Skip to content

City promoting rain barrels for hills residents to help prevent erosion

on February 16, 2012

Oakland City Councilmember Jane Brunner talks about the city’s rain barrel program as she stands next to Terry Galloway on Wednesday.

Terry Galloway has seen two fires decimate the Oakland Hills during the years he’s lived there—first in the early 70s, and then the 1991 firestorm that destroyed more than 3,500 homes, including his own. The aftermath of the fire, though, was devastating as well, Galloway remembers, especially when it started to rain.

“The runoff was a disaster,” he said. “Massive landslides, houses went down, the whole thing. So storm sewers are critical, but we don’t have storm sewers in the hills.”

The solution: getting rain barrels in the yards of as many houses in the hills as possible.

“What you want to do is contain the peak,” Galloway said, motioning to a pair of 60-gallon plastic rain barrels on the side of his house. “And that’s what these Mobys do.”

On Wednesday morning, Galloway finished installing a third rain barrel on his property, a 305-gallon tank that is attached to the back of his home and connected to the gutters on his roof, as part of an event to promote the City of Oakland Rain Barrel Program. The rainwater collected from the new tank will replace the tap water Galloway now uses to water his fruit trees. He has been using the water from two “Moby” brand rain barrels in his greenhouse for a couple of years as well.

Councilmember Jane Brunner (District 1), Lesley Estes of the City of Oakland’s Watershed and Storm Management division, and Matthew Freiberg of the Watershed Project, a Richmond-based nonprofit concerned with restoring and preserving local ecosystems, also attended the installation. Brunner said rain barrels are especially critical for hills residents because there is no water drainage from the hills.

“We’re eroding the hill, we’re making houses dangerous, and down at the bottom we are causing flooding in people’s basements,” Brunner said. “So I’m very excited that we have a rain barrel program.”

The city simply does not have the money it would take to install a storm drainage system throughout the hills, Estes said, or the room to build big tanks to hold the water. So following the lead of Galloway and other hills residents concerned about runoff, the city rolled out its rain barrel program in 2010. Hoping to increase involvement, the city partnered with the Watershed Project, last summer.

The city then received federal stimulus funds from the American Recovery Reinvestment Act, which enabled the city to offer rain barrels to residents with a 75 percent discount from retail prices. They are sold on the city’s web site and can be found at Five rain barrel sizes are available—65, 130, 205, 305 and 620 gallons, from prices that range from $48.50 for the smallest to $641.85 for the largest barrel. Shapes and sizes differ, and colors can be matched to a home, and are typically attached to a roof gutter system.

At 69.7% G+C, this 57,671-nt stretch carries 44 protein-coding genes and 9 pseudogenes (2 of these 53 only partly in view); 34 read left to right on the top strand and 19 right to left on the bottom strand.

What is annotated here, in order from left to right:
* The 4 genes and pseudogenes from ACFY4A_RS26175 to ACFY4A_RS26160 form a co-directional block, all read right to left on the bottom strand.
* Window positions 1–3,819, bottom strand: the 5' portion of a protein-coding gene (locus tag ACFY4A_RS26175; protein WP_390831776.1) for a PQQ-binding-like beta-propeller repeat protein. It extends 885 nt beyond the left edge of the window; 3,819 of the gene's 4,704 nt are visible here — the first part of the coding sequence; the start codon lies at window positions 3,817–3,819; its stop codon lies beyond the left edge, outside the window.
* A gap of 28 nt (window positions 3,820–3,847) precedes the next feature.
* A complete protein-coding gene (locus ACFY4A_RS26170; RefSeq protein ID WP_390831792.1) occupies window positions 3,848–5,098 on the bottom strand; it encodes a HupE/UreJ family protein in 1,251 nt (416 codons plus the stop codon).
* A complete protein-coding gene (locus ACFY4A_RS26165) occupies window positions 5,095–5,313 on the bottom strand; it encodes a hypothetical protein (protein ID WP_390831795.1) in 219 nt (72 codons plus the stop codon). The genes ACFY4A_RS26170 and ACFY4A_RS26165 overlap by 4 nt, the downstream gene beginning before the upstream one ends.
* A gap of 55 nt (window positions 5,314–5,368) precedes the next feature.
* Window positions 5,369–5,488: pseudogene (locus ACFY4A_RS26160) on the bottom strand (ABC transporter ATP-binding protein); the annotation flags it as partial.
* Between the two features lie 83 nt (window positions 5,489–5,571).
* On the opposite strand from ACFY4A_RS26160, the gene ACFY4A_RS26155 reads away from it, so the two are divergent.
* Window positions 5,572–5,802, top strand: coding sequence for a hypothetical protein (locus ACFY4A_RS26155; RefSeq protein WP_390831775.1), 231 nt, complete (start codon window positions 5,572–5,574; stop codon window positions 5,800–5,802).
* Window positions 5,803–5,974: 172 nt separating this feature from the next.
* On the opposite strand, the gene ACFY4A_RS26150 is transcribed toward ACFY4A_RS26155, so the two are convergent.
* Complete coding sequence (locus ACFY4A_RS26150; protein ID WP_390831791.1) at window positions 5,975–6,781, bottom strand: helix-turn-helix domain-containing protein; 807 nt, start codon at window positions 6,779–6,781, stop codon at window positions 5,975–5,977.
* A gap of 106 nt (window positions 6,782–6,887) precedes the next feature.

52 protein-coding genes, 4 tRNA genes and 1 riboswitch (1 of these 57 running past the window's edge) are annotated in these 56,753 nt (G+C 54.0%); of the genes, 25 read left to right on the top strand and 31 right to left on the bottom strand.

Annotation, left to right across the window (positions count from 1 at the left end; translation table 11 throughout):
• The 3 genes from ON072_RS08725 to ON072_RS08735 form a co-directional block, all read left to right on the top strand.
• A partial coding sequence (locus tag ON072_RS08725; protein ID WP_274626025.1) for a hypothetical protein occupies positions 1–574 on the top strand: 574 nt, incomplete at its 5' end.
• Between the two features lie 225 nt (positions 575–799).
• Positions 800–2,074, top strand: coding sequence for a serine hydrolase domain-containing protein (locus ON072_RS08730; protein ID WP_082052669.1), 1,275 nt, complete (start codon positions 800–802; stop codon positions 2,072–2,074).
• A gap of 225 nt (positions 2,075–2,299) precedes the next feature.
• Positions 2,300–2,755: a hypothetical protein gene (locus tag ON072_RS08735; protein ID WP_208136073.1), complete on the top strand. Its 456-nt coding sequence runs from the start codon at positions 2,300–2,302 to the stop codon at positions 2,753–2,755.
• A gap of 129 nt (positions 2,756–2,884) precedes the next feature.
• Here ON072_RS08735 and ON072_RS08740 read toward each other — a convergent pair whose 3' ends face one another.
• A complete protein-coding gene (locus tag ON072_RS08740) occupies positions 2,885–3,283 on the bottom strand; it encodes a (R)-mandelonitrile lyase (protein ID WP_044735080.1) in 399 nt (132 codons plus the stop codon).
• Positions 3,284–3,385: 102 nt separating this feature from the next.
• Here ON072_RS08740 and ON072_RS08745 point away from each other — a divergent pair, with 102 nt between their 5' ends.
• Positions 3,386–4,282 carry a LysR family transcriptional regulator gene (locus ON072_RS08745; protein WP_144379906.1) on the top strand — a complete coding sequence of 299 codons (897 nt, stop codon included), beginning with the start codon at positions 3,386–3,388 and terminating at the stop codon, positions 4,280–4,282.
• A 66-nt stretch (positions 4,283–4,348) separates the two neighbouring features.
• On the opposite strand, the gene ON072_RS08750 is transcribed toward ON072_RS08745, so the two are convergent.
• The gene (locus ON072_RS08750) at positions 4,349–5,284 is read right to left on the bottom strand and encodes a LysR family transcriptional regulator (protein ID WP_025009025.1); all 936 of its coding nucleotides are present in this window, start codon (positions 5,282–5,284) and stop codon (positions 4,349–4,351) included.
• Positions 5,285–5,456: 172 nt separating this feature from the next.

“We need people to be purchasing and putting these rain barrels in their homes,” Estes said.

Galloway began installing the 305-gallon slim-line (or flat) barrel on Monday—he said it took about 45 minutes to move the barrel from his truck to the side of his house and attach it to the wall. On Wednesday, he, Freiberg and some volunteers completed the installation by attaching white plastic pipes from the barrel to the gutters on his roof. Soon, he said, the water collected will irrigate the six fruit trees just down the hill from the barrel. “All that was going down the drain,” Galloway said, motioning to the gutters.

Estes said that non-gardners in the hills are encouraged to get the barrels as well. There are outlets at the bottom of the barrels that can be used to hook up to a hose, but the barrels can also be used to simply drain slowly, which helps water flow down the hill more gradually. Rain barrels “are valuable even if you don’t have a garden to use it,” she said.

Galloway is hopeful he’ll start seeing more barrels in residences around the hills soon. “Rain is really what this erosion problem is all about,” he said. “We really want people in the steep areas to get them. It’s a very serious problem.”

1 Comment

  1. Gene on February 19, 2012 at 5:35 pm

    Nice article! Minor point — Terry’s existing Moby rain barrels are 65 gallons each, not 60.

Oakland North welcomes comments from our readers, but we ask users to keep all discussion civil and on-topic. Comments post automatically without review from our staff, but we reserve the right to delete material that is libelous, a personal attack, or spam. We request that commenters consistently use the same login name. Comments from the same user posted under multiple aliases may be deleted. Oakland North assumes no liability for comments posted to the site and no endorsement is implied; commenters are solely responsible for their own content.

Photo by Basil D Soufi
Oakland North

Oakland North is an online news service produced by students at the UC Berkeley Graduate School of Journalism and covering Oakland, California. Our goals are to improve local coverage, innovate with digital media, and listen to you–about the issues that concern you and the reporting you’d like to see in your community. Please send news tips to:

Latest Posts

Scroll To Top